The first team coach wants his top-six to be more ruthless after a generally inconsistent start to the season.
And he believes it will take much-needed pressure off the bowlers, who he says are spending too much time in the field and not getting enough chance to rest up properly.
“The top-six need to do the job because it’s been tough work for the bowlers,” said Gillespie.
“When we’ve looked back on the games, we’ve found that our bowlers were actually in the field bowling every day.
“That would suggest that maybe we haven’t quite nailed it with the bat yet.
“You need to give your bowlers a break, so that they can come out strong in the second innings and knock the opposition over, and the batters need to take responsibility.”
Gillespie’s comments come with Yorkshire third in the table – 11 points behind Durham with a game in hand – and boasting the only unbeaten record in the First Division after three wins and three draws.
That would suggest there is not a great deal wrong, and yet Gillespie believes his side can be even better and is challenging them to improve if they are to successfully defend their Championship crown.
The former Australia fast bowler believes those improvements can be made in all areas – including with the ball – but is particularly keen to get more from the batsmen.
So far, only Jonny Bairstow (80.4) and Jack Leaning (68.3) of the regular top-six are averaging more than 40, with others struggling for consistency and often grateful to the lower-order for bailing the team out of trouble.
A glance at the scorecards highlights the problem.
In the six Championship matches to date, Yorkshire’s sixth wicket in their first innings has fallen at the following totals: 186, 353, 222, 274, 225 and 96.
When added together, that equates to less than two-thirds of the total runs that Yorkshire have managed in those innings combined.
In mitigation, Yorkshire have not fielded the same top-six for two games running, primarily due to England call-ups at the start of the season and then, more recently, because England players have returned to the line-up.
But although everyone has contributed at some point, only Leaning (547 runs) and Bairstow (402), along with lower middle-order players such as Tim Bresnan, have hit the sort of standards of which they are known to be capable.
“We’ve spoken about the situation,” added Gillespie, whose side return to Championship duty against Nottinghamshire at Headingley on June 22.
“You can’t keep having lads down at seven, eight, nine doing a heap of the scoring.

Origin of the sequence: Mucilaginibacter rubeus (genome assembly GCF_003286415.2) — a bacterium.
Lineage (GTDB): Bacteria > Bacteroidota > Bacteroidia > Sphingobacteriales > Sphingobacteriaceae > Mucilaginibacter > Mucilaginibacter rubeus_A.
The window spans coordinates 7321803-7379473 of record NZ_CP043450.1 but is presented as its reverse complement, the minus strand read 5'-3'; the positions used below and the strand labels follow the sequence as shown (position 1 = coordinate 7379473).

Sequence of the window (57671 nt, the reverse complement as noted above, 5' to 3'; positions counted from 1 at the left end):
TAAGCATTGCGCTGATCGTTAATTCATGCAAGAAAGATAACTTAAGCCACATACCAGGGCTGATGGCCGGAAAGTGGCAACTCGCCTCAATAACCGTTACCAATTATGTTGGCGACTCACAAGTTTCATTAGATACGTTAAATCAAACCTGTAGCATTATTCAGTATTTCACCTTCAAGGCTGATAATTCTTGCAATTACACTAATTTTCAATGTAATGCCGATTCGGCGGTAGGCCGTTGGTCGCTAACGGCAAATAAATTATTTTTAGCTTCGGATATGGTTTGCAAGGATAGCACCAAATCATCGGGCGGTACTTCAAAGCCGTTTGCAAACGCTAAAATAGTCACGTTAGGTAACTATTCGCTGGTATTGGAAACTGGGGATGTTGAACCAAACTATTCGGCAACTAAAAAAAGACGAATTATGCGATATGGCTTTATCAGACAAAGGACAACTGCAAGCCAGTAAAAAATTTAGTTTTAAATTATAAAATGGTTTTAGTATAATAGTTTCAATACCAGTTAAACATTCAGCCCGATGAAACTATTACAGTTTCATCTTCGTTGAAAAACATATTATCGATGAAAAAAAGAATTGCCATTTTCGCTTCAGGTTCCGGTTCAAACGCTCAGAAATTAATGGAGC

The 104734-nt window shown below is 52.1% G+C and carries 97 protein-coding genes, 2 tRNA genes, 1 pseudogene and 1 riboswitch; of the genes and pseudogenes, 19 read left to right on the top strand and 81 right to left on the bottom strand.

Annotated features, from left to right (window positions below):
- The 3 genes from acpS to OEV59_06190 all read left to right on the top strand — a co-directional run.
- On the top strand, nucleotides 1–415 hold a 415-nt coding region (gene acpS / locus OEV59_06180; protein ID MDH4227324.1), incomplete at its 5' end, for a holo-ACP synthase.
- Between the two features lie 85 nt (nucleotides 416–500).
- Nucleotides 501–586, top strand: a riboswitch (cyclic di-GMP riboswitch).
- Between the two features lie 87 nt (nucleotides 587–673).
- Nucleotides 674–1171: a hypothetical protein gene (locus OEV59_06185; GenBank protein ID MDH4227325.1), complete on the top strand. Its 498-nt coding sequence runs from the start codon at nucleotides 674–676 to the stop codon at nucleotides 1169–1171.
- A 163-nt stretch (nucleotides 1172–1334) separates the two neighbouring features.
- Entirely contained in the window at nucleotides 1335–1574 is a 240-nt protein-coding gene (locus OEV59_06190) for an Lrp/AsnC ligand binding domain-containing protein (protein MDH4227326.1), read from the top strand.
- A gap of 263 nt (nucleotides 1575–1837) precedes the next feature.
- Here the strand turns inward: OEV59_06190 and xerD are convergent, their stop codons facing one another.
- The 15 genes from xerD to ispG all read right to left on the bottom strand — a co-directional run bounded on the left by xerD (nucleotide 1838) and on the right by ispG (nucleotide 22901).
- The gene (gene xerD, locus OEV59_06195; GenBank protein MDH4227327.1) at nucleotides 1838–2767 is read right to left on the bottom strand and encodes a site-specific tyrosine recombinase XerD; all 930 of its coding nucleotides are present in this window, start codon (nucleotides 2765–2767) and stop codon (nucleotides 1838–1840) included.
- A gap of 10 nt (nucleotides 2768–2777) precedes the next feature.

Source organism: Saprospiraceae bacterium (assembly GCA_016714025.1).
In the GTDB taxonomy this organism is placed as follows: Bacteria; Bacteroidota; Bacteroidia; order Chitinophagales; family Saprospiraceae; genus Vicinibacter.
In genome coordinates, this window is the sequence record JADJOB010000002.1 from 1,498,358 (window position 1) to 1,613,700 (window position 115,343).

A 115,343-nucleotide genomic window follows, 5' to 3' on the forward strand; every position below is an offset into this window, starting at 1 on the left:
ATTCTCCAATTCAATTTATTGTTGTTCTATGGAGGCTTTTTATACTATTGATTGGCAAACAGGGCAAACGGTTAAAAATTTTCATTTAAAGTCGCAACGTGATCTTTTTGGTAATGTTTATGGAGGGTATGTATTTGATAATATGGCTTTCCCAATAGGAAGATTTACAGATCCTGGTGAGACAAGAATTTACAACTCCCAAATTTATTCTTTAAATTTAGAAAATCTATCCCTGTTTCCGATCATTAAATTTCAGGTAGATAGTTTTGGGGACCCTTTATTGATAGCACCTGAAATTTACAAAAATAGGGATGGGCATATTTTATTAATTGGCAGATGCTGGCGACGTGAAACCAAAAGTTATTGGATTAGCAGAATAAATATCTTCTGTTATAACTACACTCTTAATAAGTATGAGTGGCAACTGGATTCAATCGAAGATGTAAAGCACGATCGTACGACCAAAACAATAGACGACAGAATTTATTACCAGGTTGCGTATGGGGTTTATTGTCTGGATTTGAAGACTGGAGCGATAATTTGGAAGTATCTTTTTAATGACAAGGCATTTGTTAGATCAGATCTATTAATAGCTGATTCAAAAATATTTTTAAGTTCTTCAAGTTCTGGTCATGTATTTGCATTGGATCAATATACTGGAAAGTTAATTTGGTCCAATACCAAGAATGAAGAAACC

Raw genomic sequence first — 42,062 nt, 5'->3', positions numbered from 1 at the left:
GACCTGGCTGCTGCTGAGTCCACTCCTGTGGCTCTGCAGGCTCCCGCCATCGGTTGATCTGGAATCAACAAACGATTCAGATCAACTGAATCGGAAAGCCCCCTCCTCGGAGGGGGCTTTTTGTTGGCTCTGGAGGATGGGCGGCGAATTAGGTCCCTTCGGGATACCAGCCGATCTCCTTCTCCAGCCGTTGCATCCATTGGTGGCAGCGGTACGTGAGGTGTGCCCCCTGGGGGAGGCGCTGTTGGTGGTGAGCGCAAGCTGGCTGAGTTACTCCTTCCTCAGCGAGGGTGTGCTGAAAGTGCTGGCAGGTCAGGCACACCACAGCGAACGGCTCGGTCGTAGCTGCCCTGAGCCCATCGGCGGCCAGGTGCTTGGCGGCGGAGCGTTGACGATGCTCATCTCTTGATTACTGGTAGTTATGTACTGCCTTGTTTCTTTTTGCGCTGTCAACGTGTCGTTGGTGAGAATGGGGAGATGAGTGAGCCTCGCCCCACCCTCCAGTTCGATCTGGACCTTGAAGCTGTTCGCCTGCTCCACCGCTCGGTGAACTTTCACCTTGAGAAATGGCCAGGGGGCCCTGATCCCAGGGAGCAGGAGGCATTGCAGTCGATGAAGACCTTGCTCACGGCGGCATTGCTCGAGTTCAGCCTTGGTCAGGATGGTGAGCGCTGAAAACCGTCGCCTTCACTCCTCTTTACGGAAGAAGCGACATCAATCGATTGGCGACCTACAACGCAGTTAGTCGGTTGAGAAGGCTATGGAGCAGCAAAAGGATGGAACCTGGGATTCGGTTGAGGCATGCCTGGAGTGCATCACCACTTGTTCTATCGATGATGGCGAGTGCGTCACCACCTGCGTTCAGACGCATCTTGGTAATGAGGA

“For me, batters seven, eight, nine – that’s plus tax. That’s VAT. That’s a bit extra.
“You need your top-six to be getting the job done.
“For us to be even better, which is what we need to be and what we keep challenging the lads to be every day – whether that be in training or in the matches themselves – it’s important that our top-six do the bulk of the scoring for us.
“Hopefully, we can improve on that as the season goes on.”
Yorkshire’s problems in the area were illustrated in their last Championship outing against Middlesex.
After dismissing their opponents for 212, Yorkshire were 96-6 before a brilliant hundred from Bairstow helped them to a final total of 229, which ultimately inspired a four-wicket win.
Bairstow’s impressive 125 not out stood out like a belch in polite company.
The next-highest score in the innings was 20, and Gillespie remains in awe of Bairstow’s performance.
“Jonny’s knock was one of the best knocks you’ll see,” he said. “It was one of the best knocks you’ll see in county cricket.
“I thought the way he batted with the lower order was simply outstanding, and in the context of that game and the situation we found ourselves in, for us to have a first innings lead going into the second innings was simply fantastic.
“I thought Jonny’s hundred against Hampshire in the previous home Championship match was a wonderful counter-attacking innings.
“This was another outstanding effort, and he’s a fantastic player who’s in special form.”
Gillespie knows Yorkshire cannot rely on one or two exceptional innings, however, and that they must raise the bar a tad higher.
He is confident they will do just that.
“We do feel we can be better,” he said.
“We’ve talked about the batting, but there’s definitely areas we can sharpen up on.
“We need to continue to work hard on our fielding, we need bowlers to maintain their focus and be really ruthless with their lines and lengths, and we need to keep pushing ourselves.
“We’re in a nice position in the table, but we’ve got to maintain our focus.”